Will a new nuclear-armed state emerge before 2030?

From https://metaculus.com//questions/15537/new-nuclear-armed-state-by-2030/

Since the dawn of the nuclear age, the number of nuclear-armed states has slowly increased, with nine countries currently possessing nuclear weapons. Nuclear nonproliferation efforts, such as the Treaty on the Non-Proliferation of Nuclear Weapons (NPT), have played a crucial role in preventing the further spread of nuclear weapons. However, concerns persist about the potential for additional countries to pursue nuclear weapons capabilities, either secretly or openly, which could destabilize regional and global security.

The emergence of a new nuclear-armed state could have significant implications for international security, potentially triggering arms races or geopolitical realignments. It is therefore important to assess the likelihood of a new country successfully developing and testing a nuclear weapon by 2030, taking into account both announced and unannounced tests.

Will a new nuclear-armed state emerge before 2030?

This question will resolve as Yes if, before January 1, 2030, credible evidence becomes available that a country not currently possessing nuclear weapons has successfully developed and tested a nuclear weapon. The current nuclear-armed states are the United States, Russia, the United Kingdom, France, China, India, Pakistan, Israel, and North Korea.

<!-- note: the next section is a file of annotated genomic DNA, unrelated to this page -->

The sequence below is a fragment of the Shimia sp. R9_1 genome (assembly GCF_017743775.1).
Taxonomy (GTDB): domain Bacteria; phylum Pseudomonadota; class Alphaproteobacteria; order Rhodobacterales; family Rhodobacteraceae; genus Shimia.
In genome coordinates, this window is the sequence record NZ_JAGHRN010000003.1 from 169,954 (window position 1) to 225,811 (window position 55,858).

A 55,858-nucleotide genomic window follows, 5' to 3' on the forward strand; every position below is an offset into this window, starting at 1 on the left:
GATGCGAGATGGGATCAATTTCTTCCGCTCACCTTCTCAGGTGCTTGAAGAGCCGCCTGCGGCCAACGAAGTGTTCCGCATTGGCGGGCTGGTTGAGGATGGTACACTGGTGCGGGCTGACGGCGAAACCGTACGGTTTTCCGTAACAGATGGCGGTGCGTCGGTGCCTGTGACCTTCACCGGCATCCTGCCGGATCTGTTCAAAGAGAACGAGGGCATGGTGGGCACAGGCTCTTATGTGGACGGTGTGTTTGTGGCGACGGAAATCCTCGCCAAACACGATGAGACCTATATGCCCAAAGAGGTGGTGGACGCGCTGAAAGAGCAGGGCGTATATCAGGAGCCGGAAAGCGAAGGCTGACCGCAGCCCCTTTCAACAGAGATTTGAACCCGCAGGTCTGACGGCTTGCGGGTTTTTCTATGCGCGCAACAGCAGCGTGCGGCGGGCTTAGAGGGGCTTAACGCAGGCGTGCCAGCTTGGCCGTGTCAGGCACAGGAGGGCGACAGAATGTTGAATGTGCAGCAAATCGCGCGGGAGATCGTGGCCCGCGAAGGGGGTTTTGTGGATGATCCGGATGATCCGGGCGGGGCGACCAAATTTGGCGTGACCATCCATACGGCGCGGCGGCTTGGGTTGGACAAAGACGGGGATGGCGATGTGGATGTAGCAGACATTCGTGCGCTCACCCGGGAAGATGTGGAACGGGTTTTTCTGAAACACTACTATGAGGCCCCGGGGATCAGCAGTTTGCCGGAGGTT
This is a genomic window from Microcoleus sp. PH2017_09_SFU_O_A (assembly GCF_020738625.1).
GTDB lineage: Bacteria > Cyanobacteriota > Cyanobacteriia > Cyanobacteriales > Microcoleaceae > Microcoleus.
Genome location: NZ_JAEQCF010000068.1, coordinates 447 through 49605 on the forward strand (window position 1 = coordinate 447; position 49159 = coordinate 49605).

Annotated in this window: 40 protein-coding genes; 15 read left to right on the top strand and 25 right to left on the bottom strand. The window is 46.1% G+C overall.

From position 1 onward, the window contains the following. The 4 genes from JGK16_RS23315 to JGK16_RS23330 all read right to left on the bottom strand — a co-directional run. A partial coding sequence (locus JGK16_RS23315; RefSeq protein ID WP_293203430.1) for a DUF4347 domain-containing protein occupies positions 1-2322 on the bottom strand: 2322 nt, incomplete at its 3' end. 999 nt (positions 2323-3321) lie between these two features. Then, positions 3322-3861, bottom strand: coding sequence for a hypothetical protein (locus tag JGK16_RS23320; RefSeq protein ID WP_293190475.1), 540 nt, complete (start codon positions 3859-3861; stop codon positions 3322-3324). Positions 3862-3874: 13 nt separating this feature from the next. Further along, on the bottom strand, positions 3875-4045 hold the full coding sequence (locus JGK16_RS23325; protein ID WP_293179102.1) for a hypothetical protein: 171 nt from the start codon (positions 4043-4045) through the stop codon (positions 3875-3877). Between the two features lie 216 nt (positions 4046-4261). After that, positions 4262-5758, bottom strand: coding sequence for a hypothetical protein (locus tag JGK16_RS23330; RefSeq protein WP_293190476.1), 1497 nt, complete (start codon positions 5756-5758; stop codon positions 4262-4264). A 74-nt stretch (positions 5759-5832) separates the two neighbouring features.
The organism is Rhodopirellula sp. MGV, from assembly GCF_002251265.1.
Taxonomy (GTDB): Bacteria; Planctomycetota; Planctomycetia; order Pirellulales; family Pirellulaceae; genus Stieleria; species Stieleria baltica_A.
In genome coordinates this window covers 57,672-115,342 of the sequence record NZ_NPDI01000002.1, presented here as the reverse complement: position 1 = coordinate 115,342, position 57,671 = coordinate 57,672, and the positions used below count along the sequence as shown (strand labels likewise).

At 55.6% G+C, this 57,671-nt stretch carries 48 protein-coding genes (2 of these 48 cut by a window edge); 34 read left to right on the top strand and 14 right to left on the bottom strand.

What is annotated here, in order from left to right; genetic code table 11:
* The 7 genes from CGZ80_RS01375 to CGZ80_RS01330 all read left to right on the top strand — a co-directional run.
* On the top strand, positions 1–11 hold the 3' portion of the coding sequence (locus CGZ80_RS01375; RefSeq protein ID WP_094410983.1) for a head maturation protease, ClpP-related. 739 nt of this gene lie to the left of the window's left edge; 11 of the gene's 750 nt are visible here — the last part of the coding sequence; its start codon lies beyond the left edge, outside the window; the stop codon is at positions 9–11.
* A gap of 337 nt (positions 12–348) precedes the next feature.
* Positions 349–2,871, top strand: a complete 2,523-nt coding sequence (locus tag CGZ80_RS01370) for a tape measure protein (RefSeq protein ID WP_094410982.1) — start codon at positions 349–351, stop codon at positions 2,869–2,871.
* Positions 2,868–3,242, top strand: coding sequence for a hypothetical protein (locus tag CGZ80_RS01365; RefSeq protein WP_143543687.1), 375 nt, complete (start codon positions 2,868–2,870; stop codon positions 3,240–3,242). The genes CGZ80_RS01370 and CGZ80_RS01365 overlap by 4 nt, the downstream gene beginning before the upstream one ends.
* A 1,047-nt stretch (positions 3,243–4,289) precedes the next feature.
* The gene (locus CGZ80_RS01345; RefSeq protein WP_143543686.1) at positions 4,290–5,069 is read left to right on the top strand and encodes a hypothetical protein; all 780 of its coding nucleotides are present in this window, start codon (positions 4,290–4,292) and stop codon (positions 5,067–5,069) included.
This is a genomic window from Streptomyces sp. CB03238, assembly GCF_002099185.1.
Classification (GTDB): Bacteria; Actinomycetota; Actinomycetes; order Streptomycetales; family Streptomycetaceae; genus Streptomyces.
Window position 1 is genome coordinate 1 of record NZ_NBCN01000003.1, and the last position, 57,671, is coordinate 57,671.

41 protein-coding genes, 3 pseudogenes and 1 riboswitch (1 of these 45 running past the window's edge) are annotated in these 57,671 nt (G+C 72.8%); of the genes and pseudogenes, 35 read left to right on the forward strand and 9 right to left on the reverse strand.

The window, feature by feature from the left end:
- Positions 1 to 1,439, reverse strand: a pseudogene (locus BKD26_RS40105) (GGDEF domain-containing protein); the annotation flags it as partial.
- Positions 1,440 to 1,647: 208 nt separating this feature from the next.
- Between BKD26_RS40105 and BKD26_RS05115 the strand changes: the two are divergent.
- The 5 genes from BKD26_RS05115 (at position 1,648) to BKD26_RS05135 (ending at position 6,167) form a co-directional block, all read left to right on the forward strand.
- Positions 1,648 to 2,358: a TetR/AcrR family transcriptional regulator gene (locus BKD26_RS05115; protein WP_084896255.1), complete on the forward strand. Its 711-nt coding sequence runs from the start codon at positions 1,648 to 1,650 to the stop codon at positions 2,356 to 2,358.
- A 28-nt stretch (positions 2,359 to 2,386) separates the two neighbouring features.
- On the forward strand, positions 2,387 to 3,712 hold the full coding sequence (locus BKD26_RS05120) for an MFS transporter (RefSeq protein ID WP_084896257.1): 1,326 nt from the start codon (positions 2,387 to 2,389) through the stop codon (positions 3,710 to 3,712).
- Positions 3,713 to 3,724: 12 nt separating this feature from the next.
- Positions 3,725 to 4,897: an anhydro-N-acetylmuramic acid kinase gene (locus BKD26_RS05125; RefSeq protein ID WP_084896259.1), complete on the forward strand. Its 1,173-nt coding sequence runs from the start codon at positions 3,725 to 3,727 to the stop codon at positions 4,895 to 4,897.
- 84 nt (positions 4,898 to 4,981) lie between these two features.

This evidence can come from one or more of the following sources:

  • An official announcement or acknowledgment by the government of the country in question that it has developed and tested a nuclear weapon.

  • Confirmation from a recognized international organization (e.g., International Atomic Energy Agency, Comprehensive Nuclear-Test-Ban Treaty Organization) or a major intelligence agency (e.g., CIA, MI6, FSB) that the country in question has developed and tested a nuclear weapon.

  • Detection and verification of a nuclear test by a global monitoring network, such as the International Monitoring System (IMS) of the Comprehensive Nuclear-Test-Ban Treaty (CTBT), with widespread international consensus on the identity of the country responsible for the test.

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Would a nuclear armed state splitting into two nuclear armed states count? Very unlikely, but say the Russian Federation splits and miraculously both of the new entities retain control on nuclear weapons.

Would a state that already has nukes but pretends not to, like Israel, dropping the pretense, count for a YES resolution?

@JonathanRay Israel is already listed in the description as a nuclear-armed state so Israel would be unlikely to trigger a YES here. This will resolve as Metaculus does.

Formatting needs to be fixed 😬